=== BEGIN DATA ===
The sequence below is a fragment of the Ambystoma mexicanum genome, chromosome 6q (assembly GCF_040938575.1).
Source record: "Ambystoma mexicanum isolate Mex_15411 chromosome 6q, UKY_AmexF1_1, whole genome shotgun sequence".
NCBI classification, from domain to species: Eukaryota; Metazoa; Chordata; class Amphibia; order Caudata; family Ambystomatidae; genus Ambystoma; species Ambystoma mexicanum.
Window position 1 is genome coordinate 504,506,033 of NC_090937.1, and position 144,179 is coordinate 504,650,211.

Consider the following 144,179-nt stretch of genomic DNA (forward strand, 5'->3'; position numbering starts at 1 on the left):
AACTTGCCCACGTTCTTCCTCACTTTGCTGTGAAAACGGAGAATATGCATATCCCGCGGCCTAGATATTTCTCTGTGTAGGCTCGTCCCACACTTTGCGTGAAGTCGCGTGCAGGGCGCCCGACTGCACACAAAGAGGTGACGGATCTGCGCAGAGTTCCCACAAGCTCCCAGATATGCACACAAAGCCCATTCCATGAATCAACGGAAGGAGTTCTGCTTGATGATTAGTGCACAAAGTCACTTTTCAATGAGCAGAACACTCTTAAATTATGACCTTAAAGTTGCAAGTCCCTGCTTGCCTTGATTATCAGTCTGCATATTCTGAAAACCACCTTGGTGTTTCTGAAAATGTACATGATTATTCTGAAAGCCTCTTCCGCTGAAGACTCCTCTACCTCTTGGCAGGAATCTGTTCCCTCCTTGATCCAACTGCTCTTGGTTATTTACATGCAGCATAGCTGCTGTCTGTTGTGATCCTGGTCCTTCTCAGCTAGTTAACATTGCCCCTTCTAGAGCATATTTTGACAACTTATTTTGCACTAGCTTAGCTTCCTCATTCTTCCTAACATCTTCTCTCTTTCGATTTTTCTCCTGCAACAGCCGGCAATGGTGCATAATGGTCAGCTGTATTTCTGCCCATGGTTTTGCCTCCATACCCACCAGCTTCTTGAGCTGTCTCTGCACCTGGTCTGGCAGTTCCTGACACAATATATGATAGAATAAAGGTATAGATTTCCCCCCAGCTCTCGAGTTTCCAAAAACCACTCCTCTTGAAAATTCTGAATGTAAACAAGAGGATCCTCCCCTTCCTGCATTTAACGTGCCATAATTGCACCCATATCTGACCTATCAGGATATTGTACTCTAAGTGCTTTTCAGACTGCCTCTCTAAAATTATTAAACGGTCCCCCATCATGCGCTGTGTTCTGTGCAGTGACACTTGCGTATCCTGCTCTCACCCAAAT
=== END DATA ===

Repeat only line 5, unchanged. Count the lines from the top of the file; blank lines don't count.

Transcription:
Consider the following 144,179-nt stretch of genomic DNA (forward strand, 5'->3'; position numbering starts at 1 on the left):